Glee actress Jane Lynch takes a look at bullying head-on in her first picture book. Marlene is the self-appointed queen of the playground, the sidewalk, and the school. She is small but mighty . . . intimidating! Known for her cruel ways, the little Queen of Mean has kids cowering in fear—until big Freddy stands up to her and says what everyone has been too fearful to say. In Seussian rhyme, actress Jane Lynch, clinical psychologist Lara Embry, and former children’s book editor A. E. Mikesell gently and comically depict the undoing of a bully and her efforts to reform. Tricia Tusa’s charming illustrations make the story an even more accessible conversation starter for all ages.
Why do you think Marlene acts the way she does?
How would you define bullying?
What do you think gives Freddy the courage to stand up to Marlene? Why isn’t he afraid?
Marlene is a bully, simultaneously creative and cruel in her mischievous torture of her schoolmates. When Big Freddy stands up to her (hooray!) her reactions are incredibly raw and emotional and she seems to see the error of her ways, but while the remainder of the story shows up that standing up to bully’s can remove their power, a heroic action in real-life, as in this book, does not change people overnight resulting in a happily ever after. Reading this in picture book mode, I initially felt a little off-put by the realism of the lack of an immediate happily ever after, but the message that change takes effort, but there will be relapses is an important one, though perhaps best understood by slightly older children.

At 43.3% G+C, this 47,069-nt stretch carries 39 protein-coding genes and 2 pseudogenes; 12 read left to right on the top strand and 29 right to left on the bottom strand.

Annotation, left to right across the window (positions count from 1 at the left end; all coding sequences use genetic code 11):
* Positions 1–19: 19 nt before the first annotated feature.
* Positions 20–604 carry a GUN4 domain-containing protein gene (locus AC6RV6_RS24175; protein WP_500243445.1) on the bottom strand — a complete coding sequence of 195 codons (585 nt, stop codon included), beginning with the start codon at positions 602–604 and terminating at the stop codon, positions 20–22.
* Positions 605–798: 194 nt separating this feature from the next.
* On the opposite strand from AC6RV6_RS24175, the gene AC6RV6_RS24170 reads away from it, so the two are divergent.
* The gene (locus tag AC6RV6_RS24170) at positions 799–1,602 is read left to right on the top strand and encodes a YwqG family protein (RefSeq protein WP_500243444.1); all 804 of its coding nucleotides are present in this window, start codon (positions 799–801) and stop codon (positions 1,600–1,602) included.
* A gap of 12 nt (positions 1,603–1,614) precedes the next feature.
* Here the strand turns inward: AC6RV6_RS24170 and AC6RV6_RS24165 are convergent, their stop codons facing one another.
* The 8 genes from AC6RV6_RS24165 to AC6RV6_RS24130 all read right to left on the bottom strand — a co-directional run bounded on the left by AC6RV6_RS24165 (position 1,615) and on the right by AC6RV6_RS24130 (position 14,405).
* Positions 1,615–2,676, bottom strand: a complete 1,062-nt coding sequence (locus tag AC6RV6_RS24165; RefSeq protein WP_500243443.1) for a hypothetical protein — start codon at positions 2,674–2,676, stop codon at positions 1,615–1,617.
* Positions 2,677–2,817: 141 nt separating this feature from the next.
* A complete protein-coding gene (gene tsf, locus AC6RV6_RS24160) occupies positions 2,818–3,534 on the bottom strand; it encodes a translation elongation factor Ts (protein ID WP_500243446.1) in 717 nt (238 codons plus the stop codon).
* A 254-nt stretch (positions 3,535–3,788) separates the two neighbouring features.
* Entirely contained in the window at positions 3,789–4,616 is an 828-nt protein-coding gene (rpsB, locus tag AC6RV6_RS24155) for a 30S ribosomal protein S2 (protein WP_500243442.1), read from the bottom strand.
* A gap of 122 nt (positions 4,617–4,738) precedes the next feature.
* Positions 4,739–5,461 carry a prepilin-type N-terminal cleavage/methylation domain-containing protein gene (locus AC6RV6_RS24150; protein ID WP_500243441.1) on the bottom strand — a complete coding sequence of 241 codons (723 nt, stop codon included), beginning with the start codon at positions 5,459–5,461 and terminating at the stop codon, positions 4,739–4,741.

I like that this book dissects Marlene the Queen of Mean until the others realize that she’s really not that scary, and then that Marlene tries to be better. I also love the message that standing up to the bully and not being scared of them takes away their power. The other children are really forgiving of her and seem to be understanding of her trying to be better, but I wish that Marlene would have said sorry more in the story.
Tricia Tusa is an award-winning writer and illustrator of over forty books for young readers, including In a Blue Room by Jim Averbeck, The Magic Hat by Mem Fox, and Follow Me, which she wrote and illustrated. She loves to make things, draw, paint, and print. This is Tricia’s first book for Roaring Brook Press. She lives in New Mexico.
To all the Freddys of the world!